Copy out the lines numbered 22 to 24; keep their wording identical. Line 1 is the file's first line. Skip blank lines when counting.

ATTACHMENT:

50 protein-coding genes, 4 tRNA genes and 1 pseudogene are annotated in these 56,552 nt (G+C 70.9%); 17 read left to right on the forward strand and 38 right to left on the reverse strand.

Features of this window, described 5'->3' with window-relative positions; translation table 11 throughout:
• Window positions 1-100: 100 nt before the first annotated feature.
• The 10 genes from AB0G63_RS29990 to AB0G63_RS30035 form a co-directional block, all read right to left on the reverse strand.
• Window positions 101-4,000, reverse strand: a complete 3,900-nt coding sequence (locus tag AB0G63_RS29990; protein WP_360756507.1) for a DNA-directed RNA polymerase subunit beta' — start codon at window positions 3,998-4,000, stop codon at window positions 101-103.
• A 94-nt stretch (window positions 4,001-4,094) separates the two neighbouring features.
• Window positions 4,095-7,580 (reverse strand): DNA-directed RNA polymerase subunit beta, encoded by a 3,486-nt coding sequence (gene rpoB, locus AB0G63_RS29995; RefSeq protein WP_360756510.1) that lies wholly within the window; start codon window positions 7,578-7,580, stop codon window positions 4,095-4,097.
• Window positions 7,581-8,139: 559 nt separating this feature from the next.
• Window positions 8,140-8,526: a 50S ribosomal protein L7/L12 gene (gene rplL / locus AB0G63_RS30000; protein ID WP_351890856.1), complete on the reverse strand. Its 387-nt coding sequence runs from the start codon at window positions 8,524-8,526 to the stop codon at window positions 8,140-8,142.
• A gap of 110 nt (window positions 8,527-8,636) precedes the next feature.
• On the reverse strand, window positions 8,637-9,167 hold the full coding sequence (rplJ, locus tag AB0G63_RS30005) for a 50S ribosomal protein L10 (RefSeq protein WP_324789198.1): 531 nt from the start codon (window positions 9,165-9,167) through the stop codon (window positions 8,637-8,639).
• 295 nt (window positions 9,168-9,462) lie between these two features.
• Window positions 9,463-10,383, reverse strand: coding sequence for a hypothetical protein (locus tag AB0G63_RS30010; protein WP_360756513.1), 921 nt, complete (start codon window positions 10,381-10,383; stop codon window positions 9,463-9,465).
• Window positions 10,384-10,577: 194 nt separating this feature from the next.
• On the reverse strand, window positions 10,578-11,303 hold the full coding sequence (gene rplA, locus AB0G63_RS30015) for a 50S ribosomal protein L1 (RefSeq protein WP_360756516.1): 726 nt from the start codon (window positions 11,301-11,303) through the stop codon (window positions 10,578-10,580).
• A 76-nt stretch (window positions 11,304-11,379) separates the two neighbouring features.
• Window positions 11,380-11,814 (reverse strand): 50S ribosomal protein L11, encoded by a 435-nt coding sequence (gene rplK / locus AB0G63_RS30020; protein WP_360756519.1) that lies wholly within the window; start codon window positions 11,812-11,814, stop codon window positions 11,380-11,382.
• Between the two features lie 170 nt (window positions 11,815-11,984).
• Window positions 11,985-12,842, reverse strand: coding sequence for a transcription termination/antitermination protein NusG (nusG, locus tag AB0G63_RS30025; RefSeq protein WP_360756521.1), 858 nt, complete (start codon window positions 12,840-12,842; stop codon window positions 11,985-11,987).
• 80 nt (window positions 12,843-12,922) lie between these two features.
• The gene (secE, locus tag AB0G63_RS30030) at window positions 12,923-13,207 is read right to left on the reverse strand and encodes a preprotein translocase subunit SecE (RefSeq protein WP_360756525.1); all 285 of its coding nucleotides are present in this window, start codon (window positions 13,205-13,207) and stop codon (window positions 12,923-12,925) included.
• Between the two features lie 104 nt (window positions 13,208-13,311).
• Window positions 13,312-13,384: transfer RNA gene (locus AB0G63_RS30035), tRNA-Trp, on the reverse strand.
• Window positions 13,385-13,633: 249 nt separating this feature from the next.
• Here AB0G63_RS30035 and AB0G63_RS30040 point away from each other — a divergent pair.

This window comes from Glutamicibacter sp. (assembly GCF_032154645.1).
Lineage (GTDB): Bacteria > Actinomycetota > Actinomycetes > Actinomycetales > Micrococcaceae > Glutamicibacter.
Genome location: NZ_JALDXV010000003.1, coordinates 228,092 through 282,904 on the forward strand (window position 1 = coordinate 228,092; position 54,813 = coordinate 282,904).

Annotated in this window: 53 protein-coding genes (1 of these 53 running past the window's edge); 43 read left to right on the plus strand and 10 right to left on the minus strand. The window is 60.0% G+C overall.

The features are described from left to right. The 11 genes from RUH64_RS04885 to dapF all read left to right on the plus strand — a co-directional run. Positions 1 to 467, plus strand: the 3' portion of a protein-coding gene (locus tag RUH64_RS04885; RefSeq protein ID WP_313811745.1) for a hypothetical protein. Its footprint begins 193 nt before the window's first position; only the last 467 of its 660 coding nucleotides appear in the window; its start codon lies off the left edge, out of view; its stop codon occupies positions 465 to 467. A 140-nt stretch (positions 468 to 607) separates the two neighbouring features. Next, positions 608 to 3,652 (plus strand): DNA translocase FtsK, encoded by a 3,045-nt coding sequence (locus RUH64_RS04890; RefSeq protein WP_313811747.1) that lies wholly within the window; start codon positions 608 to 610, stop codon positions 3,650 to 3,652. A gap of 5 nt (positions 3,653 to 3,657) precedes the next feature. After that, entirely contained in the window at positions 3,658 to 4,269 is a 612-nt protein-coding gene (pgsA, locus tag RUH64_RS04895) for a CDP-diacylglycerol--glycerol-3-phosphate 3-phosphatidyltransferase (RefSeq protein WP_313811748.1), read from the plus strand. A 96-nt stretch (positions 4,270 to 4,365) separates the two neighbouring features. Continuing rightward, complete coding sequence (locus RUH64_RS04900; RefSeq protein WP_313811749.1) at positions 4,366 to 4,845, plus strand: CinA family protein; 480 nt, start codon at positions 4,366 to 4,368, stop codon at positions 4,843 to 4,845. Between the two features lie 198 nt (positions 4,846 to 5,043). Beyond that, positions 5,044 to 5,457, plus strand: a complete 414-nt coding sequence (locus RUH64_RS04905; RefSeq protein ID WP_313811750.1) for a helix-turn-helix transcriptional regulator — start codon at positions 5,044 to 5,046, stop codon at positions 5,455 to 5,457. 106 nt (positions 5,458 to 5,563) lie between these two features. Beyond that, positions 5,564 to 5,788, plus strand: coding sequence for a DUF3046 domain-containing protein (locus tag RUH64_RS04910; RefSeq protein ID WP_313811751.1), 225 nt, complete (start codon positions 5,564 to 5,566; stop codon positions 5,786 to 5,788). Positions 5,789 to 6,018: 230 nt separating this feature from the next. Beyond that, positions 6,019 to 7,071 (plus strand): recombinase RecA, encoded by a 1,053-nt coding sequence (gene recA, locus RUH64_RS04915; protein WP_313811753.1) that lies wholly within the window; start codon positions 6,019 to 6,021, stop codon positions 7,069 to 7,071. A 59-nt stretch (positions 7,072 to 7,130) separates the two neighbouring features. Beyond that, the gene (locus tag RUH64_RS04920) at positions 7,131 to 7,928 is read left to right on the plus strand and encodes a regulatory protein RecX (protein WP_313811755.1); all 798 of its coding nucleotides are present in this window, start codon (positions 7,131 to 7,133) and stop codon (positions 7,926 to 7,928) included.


• Between the two features lie 104 nt (window positions 13,208-13,311).
• Window positions 13,312-13,384: transfer RNA gene (locus AB0G63_RS30035), tRNA-Trp, on the reverse strand.
• Window positions 13,385-13,633: 249 nt separating this feature from the next.